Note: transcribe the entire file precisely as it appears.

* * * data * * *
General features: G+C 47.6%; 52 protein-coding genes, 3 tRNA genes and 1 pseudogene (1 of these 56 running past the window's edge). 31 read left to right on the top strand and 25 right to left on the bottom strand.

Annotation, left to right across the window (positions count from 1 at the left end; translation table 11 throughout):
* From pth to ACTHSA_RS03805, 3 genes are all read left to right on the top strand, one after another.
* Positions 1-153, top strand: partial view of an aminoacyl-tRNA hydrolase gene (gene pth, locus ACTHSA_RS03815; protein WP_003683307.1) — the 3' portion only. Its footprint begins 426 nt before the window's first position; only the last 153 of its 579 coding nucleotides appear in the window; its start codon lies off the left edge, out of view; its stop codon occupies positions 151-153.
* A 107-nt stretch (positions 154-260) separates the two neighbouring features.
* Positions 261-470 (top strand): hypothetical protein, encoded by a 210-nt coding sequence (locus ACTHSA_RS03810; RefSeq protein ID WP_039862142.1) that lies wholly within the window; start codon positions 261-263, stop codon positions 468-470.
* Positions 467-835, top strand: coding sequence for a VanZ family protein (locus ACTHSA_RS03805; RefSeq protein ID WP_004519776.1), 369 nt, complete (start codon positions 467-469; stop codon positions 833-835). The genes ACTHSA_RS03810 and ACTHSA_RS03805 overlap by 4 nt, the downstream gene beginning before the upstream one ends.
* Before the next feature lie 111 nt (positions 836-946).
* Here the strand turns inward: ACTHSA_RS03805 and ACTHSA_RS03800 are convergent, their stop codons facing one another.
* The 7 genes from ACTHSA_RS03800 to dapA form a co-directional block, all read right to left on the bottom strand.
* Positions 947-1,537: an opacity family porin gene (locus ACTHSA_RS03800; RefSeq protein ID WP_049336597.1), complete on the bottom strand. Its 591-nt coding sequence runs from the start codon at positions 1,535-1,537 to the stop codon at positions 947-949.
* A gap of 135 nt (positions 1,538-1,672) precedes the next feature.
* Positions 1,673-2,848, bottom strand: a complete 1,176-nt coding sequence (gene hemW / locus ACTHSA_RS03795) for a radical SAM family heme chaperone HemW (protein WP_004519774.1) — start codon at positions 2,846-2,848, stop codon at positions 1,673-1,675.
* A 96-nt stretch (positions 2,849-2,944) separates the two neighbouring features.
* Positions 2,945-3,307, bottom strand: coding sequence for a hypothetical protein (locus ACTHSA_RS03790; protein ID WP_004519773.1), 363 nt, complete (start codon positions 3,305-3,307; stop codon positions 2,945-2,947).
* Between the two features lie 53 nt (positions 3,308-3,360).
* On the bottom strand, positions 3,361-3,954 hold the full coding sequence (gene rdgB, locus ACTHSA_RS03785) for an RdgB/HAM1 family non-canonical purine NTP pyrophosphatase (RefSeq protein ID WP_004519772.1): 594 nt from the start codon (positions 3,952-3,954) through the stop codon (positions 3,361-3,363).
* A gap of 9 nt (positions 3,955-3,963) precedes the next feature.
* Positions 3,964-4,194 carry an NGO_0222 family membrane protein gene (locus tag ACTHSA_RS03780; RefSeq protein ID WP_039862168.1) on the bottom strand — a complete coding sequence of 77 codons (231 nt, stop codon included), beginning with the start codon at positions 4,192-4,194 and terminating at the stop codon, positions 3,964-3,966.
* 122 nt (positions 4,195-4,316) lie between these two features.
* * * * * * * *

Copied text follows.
General features: G+C 47.6%; 52 protein-coding genes, 3 tRNA genes and 1 pseudogene (1 of these 56 running past the window's edge). 31 read left to right on the top strand and 25 right to left on the bottom strand.

Annotation, left to right across the window (positions count from 1 at the left end; translation table 11 throughout):
* From pth to ACTHSA_RS03805, 3 genes are all read left to right on the top strand, one after another.
* Positions 1-153, top strand: partial view of an aminoacyl-tRNA hydrolase gene (gene pth, locus ACTHSA_RS03815; protein WP_003683307.1) — the 3' portion only. Its footprint begins 426 nt before the window's first position; only the last 153 of its 579 coding nucleotides appear in the window; its start codon lies off the left edge, out of view; its stop codon occupies positions 151-153.
* A 107-nt stretch (positions 154-260) separates the two neighbouring features.
* Positions 261-470 (top strand): hypothetical protein, encoded by a 210-nt coding sequence (locus ACTHSA_RS03810; RefSeq protein ID WP_039862142.1) that lies wholly within the window; start codon positions 261-263, stop codon positions 468-470.
* Positions 467-835, top strand: coding sequence for a VanZ family protein (locus ACTHSA_RS03805; RefSeq protein ID WP_004519776.1), 369 nt, complete (start codon positions 467-469; stop codon positions 833-835). The genes ACTHSA_RS03810 and ACTHSA_RS03805 overlap by 4 nt, the downstream gene beginning before the upstream one ends.
* Before the next feature lie 111 nt (positions 836-946).
* Here the strand turns inward: ACTHSA_RS03805 and ACTHSA_RS03800 are convergent, their stop codons facing one another.
* The 7 genes from ACTHSA_RS03800 to dapA form a co-directional block, all read right to left on the bottom strand.
* Positions 947-1,537: an opacity family porin gene (locus ACTHSA_RS03800; RefSeq protein ID WP_049336597.1), complete on the bottom strand. Its 591-nt coding sequence runs from the start codon at positions 1,535-1,537 to the stop codon at positions 947-949.
* A gap of 135 nt (positions 1,538-1,672) precedes the next feature.
* Positions 1,673-2,848, bottom strand: a complete 1,176-nt coding sequence (gene hemW / locus ACTHSA_RS03795) for a radical SAM family heme chaperone HemW (protein WP_004519774.1) — start codon at positions 2,846-2,848, stop codon at positions 1,673-1,675.
* A 96-nt stretch (positions 2,849-2,944) separates the two neighbouring features.
* Positions 2,945-3,307, bottom strand: coding sequence for a hypothetical protein (locus ACTHSA_RS03790; protein ID WP_004519773.1), 363 nt, complete (start codon positions 3,305-3,307; stop codon positions 2,945-2,947).
* Between the two features lie 53 nt (positions 3,308-3,360).
* On the bottom strand, positions 3,361-3,954 hold the full coding sequence (gene rdgB, locus ACTHSA_RS03785) for an RdgB/HAM1 family non-canonical purine NTP pyrophosphatase (RefSeq protein ID WP_004519772.1): 594 nt from the start codon (positions 3,952-3,954) through the stop codon (positions 3,361-3,363).
* A gap of 9 nt (positions 3,955-3,963) precedes the next feature.
* Positions 3,964-4,194 carry an NGO_0222 family membrane protein gene (locus tag ACTHSA_RS03780; RefSeq protein ID WP_039862168.1) on the bottom strand — a complete coding sequence of 77 codons (231 nt, stop codon included), beginning with the start codon at positions 4,192-4,194 and terminating at the stop codon, positions 3,964-3,966.
* 122 nt (positions 4,195-4,316) lie between these two features.